US20070249569 *Jul 9, 2007Oct 25, 2007Wisconsin Alumni Research Foundation2-Methylene-19-nor-1alpha-hydroxy-17-ene-homopregnacalciferol and its uses
US20080064669 *Aug 29, 2007Mar 13, 2008Rakefet CohenStable pharmacologically active compositions including vitamin D-containing and corticosteroid compounds with low pH compatibility
US20080317889 *Jun 21, 2007Dec 25, 2008Blackman Steven TLiquid compositions containing solubilized benzoyl peroxide, devices for application of same and methods of treatment using same
US20100056644 *Nov 28, 2007Mar 4, 2010Nilendu SenPharmaceutical compositions containing anhydrous calcipotriene
US20100273748 *Sep 7, 2007Oct 28, 2010The Regents Of The University Of CaliforniaAntimicrobial therapy
US20110014135 *Sep 28, 2010Jan 20, 2011Stiefel Research Australia Pty LtdVitamin formulation
US20140051875 *Aug 16, 2013Feb 20, 2014Formosa Laboratories Inc.Crystalline form of maxacalcitol
USRE39706 *Jan 15, 1993Jun 26, 2007Leo Pharma A/SCrystalline form of a vitamin D analogue
EP1208843A1 *Aug 31, 2000May 29, 2002Chugai Seiyaku Kabushiki KaishaSoft capsules
EP1208843A4 *Aug 31, 2000Sep 11, 2002Chugai Pharmaceutical Co LtdSoft capsules
WO2004046097A1 *Nov 18, 2003Jun 3, 2004Teva Pharmaceutical Industries Ltd.A crystallization method for purification of calcipotriene
WO2004087170A1 *Apr 2, 2004Oct 14, 2004Novartis AgCombination of a macrolide t-cell immunomodulator and a calciferol for the treatment of skin diseases or of inflammatory bowel disease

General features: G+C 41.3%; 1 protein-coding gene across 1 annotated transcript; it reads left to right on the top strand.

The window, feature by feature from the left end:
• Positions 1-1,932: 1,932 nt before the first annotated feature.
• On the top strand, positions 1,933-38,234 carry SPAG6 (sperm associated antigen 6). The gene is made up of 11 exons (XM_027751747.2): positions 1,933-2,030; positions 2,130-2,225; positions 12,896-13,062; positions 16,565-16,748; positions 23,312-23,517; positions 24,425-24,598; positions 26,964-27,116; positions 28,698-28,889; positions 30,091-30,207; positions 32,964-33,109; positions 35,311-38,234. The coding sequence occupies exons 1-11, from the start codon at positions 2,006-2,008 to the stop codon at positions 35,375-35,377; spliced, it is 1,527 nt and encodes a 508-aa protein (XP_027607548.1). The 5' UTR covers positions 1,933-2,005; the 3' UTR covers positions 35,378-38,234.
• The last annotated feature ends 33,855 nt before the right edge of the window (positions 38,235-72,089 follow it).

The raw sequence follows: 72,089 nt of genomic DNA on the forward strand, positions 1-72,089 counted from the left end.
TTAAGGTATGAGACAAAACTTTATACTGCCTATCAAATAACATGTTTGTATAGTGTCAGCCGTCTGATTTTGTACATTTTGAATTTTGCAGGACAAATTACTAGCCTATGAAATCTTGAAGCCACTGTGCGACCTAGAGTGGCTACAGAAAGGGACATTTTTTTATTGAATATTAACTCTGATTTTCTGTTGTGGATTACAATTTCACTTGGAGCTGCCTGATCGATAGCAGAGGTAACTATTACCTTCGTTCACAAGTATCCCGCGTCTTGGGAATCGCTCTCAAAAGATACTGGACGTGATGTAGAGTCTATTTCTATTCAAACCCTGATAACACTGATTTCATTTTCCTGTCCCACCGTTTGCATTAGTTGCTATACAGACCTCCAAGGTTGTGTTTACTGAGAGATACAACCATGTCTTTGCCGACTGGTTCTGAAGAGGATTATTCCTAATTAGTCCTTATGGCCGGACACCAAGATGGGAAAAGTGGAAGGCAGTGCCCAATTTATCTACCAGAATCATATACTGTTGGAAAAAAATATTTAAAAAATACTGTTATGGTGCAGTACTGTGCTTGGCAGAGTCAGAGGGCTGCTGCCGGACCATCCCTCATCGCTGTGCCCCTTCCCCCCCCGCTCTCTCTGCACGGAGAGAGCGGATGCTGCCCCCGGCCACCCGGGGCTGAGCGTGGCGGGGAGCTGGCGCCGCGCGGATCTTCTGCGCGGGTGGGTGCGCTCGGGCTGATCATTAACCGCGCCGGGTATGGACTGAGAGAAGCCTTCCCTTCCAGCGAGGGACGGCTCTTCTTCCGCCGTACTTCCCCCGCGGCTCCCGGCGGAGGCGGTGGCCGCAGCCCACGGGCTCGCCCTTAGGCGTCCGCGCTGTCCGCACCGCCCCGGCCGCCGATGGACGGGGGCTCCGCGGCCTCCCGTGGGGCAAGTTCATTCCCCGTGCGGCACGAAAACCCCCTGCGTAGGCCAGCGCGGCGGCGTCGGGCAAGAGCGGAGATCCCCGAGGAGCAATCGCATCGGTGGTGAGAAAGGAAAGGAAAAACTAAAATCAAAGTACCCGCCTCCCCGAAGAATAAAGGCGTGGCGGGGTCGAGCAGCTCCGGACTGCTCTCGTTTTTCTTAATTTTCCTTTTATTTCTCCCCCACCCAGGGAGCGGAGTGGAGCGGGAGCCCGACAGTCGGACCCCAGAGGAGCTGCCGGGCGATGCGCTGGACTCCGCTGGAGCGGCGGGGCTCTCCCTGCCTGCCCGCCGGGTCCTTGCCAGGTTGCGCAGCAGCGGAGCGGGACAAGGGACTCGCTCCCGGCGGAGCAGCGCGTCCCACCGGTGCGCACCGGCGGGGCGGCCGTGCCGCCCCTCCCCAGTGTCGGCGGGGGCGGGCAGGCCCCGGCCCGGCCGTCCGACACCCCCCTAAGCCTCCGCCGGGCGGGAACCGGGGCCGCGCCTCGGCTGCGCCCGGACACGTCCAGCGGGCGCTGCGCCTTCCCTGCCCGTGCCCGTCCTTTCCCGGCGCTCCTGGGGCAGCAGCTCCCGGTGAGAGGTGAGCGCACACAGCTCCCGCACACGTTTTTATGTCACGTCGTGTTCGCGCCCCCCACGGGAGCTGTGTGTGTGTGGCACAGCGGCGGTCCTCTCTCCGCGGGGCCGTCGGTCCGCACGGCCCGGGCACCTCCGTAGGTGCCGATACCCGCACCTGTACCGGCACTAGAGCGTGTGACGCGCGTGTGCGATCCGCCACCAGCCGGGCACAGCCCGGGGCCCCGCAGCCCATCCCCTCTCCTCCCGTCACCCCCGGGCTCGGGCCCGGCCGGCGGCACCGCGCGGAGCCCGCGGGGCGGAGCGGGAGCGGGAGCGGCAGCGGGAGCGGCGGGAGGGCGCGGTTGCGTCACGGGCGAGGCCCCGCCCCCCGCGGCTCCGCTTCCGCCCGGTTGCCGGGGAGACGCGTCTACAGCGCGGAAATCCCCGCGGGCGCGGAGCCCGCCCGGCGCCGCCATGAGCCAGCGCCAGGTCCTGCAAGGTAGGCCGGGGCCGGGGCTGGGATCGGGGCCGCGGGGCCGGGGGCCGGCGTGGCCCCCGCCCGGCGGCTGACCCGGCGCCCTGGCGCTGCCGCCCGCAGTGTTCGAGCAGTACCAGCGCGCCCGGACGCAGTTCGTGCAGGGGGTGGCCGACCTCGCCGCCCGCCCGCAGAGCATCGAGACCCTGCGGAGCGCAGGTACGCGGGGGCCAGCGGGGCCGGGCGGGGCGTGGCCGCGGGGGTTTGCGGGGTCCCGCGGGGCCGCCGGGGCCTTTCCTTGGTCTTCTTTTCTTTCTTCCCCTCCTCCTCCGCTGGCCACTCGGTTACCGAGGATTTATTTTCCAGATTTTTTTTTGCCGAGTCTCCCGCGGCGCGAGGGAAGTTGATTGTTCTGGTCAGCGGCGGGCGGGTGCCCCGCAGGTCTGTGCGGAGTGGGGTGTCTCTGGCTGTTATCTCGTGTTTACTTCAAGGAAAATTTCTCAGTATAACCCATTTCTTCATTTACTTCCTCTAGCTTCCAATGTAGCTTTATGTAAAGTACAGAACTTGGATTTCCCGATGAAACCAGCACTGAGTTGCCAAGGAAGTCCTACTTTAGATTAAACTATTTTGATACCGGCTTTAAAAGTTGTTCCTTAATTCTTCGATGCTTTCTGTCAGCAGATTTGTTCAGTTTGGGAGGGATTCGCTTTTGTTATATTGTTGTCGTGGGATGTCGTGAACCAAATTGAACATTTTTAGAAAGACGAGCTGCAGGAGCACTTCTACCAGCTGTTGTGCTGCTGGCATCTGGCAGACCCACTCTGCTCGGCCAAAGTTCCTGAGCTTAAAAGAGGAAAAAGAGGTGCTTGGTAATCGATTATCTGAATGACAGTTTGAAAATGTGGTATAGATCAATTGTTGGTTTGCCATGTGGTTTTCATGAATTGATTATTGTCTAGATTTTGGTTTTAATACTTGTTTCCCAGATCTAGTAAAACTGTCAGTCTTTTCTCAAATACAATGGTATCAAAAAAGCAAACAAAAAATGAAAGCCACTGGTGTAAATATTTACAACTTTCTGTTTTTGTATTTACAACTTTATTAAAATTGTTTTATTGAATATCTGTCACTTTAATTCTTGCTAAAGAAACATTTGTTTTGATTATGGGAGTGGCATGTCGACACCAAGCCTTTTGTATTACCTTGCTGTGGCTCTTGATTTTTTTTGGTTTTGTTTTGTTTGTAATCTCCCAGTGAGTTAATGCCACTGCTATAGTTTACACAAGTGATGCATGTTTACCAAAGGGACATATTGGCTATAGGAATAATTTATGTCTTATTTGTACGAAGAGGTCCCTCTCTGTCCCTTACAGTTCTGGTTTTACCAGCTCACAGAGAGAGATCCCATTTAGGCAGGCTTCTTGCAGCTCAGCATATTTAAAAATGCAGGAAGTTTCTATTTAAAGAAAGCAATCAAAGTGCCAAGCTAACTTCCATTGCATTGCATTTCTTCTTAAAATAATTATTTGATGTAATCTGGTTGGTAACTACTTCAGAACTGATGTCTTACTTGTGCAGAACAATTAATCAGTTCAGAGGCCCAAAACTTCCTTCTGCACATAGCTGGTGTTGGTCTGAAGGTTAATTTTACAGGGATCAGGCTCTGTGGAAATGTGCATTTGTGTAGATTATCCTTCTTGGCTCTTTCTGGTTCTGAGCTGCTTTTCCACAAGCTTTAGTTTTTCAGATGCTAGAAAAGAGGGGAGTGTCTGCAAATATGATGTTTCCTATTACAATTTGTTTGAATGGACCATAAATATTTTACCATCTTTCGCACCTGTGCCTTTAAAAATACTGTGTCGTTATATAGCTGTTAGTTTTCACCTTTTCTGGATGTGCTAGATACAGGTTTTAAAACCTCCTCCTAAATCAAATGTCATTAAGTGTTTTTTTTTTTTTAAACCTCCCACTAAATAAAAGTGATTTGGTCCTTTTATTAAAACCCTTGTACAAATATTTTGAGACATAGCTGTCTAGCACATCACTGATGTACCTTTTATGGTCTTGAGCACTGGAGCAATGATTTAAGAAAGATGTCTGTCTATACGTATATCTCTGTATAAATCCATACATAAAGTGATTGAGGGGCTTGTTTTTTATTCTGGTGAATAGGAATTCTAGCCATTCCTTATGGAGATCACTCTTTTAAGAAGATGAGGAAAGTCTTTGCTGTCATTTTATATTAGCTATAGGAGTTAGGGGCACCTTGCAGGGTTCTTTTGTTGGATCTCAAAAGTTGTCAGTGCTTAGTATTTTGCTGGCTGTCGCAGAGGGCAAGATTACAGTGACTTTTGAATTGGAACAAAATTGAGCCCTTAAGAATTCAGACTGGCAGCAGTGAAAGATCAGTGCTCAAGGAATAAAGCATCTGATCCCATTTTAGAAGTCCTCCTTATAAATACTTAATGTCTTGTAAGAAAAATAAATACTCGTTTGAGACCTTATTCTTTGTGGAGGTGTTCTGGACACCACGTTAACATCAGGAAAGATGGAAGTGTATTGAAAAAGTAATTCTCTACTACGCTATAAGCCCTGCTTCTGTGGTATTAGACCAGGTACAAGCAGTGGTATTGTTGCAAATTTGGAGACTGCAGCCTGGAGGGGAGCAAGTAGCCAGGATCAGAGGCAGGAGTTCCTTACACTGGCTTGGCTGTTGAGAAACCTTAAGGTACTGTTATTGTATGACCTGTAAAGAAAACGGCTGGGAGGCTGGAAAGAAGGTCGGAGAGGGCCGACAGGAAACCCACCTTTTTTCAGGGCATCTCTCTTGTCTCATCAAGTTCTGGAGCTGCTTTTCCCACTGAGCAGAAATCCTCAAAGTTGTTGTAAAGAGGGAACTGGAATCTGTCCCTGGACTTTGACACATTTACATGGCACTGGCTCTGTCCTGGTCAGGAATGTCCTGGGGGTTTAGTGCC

WO2006138056A1 *May 26, 2006Dec 28, 2006Apollo Pharmaceutical, Inc.Pharmaceutical composition comprising a mahonia aquifolium extract for the treatment of psoriasis
Classifications
U.S. Classification514/168, 514/171, 552/653, 514/859
International ClassificationA61K8/00, A61K31/59, A61Q19/00, A61K31/593, A61K8/11, A61K8/67, A61P17/00
Cooperative ClassificationY10S514/859, A61Q19/00, A61K8/67, A61K9/0014, A61K31/59
European ClassificationA61K9/00M3, A61K8/67, A61K31/59, A61Q19/00
Legal Events
DateCodeEventDescription
Jun 11, 1992ASAssignment
Owner name: LEO PHARMACEUTICAL PRODUCTS LTD. A/S (LOVENS KEMIS
Free format text: ASSIGNMENT OF ASSIGNORS INTEREST.;ASSIGNOR:GODTFREDESEN, WAGN OLE;REEL/FRAME:006391/0596
Effective date: 19920518
Jul 11, 1997FPAYFee payment
Year of fee payment: 4
Jul 13, 2001FPAYFee payment
Year of fee payment: 8
Sep 21, 2005REMIMaintenance fee reminder mailed
Mar 8, 2006LAPSLapse for failure to pay maintenance fees
May 2, 2006FPExpired due to failure to pay maintenance fee
Effective date: 20060308